Broken and UnEqual - The State of Education in South Africa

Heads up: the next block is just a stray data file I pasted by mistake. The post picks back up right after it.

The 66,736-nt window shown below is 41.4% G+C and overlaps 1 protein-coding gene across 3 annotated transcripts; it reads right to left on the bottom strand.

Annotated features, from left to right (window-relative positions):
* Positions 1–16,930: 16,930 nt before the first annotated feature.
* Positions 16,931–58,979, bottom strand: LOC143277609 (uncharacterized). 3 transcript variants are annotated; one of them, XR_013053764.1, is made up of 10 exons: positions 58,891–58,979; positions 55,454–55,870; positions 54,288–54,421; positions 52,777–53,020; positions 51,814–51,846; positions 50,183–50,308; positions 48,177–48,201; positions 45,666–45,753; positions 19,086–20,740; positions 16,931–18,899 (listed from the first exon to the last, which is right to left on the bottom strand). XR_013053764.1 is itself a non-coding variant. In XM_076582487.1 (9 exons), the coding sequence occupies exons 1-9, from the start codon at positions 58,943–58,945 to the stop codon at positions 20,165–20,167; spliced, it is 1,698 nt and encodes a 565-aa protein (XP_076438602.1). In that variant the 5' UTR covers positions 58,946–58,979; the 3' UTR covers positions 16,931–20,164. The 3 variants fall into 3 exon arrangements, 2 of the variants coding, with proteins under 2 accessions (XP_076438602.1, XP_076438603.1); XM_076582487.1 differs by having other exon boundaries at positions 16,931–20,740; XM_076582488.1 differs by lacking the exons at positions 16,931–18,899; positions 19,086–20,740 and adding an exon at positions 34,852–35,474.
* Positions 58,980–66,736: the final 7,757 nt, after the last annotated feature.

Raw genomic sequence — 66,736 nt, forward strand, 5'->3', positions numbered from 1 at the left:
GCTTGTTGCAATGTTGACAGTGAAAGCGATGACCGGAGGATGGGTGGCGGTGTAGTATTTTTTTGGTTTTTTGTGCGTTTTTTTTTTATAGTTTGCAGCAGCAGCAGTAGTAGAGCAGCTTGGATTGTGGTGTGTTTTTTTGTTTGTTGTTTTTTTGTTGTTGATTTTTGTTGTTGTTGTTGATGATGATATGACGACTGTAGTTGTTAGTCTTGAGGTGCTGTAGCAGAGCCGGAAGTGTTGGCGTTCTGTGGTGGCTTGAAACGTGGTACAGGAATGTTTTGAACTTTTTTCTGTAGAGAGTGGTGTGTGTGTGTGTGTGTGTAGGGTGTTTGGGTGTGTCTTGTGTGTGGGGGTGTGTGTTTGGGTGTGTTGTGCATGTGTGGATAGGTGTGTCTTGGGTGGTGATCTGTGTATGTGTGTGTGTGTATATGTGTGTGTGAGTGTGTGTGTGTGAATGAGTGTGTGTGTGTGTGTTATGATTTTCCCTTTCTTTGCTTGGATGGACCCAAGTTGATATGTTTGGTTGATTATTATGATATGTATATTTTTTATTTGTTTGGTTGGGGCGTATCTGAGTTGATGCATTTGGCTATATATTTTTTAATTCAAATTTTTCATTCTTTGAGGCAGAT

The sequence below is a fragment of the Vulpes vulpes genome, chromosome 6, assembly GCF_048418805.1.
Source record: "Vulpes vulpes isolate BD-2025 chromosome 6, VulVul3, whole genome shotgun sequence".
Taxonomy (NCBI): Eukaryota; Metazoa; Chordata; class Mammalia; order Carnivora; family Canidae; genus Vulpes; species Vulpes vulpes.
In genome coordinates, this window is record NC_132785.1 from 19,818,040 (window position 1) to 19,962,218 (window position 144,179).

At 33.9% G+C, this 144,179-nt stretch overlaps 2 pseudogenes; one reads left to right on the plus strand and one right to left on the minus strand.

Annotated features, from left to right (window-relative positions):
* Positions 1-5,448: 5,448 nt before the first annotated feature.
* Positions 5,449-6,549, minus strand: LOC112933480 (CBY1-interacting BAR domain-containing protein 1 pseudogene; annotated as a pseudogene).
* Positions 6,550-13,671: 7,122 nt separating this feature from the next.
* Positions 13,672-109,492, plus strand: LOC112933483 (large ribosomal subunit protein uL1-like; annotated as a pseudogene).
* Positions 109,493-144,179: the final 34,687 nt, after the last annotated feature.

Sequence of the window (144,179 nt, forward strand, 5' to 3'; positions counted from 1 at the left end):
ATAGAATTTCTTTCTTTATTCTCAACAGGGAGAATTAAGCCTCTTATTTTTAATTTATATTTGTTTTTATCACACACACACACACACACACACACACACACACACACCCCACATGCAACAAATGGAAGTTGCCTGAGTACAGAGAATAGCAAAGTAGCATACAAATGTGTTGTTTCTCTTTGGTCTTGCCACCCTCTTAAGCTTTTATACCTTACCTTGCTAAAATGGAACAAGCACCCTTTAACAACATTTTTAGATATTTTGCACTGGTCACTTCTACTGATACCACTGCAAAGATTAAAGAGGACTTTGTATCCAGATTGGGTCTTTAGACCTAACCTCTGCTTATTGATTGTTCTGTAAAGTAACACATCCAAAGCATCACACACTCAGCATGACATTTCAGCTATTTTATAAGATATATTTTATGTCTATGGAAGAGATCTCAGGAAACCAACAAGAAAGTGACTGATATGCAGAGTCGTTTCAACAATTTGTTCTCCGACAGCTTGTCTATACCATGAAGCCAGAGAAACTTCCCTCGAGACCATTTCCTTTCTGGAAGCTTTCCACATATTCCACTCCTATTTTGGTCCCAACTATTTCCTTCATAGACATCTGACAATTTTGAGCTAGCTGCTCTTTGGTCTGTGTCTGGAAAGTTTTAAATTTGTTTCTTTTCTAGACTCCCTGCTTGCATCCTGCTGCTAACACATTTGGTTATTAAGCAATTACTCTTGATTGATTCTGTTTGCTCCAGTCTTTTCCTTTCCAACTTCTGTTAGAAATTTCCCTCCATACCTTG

South Africa is one of the richest countries in Africa with an estimated GDP of over US$368 billion based on a diversified economy of mining, agriculture, manufacturing, energy financial services, tourism and other sectors. It is the most industrialized country in Africa and has the second largest economy after Nigeria. The World Bank classifies South Africa as an upper middle-income country. Since the transition to democracy, South Africa has made considerable progress in lifting people’s income above the international poverty line of US$1.90 per day. According to World Bank estimates, the percentage of people living below the poverty line in South Africa fell from 33.8% in 1996 to 18.8% in 2015 (although this subsequently rose to 18.9% by 2018). However, South Africa also has one of the highest rates of inequality in the world. The Gini coefficient, a measure of inequality, rose from 0.61 in 1996 to 0.63 in 2015, signalling an increase in inequality. According to World Bank estimates, in 2015 the richest 10% of the population held around 71% of net wealth while the bottom 60% held just 7%. Intergenerational mobility remains low, so inequalities are passed down from generation to generation with little change in inequality over time. There is a strong correlation between race and economic inequality with black South African households earning on average less than 20 per cent of white household average earnings. Education can play a positive role in reducing inequality. In the past two decades, South Africa has done well to expand access to education for black children at all levels, but this has not always meant good quality education for all. As a result, the education system continues to mirror the country’s socio-economic inequalities. A recent survey of school principals across OECD countries reported that 71% of South African teachers work in schools with over 30% of socio-economically disadvantaged students, more than treble the OECD average of 20%. Another indicator of deprivation is that 77.3% of learners who attend public schools benefit from school feeding schemes. In terms of quality of education South Africa has one of the most unequal school systems in the world, with the widest gap between the test scores of the top 20% of schools and the rest. Furthermore, studies have also criticised the quality of South Africa’s education system. A 2015 Organization for Economic Co-operation and Development (OECD) survey ranked South Africa 75th of 76 countries based on its overall education system. A 2017 international survey revealed that 97% of Grade 4 children (aged 8-9) in South Africa scored the lowest of the 50 participating countries in a reading and literacy test, with 78% of the students unable to read for meaning. In 2018 the top 200 high schools in the country (3% of schools) had more students achieving distinctions in Mathematics matric (80%+) than the remaining 6,600 combined (97%).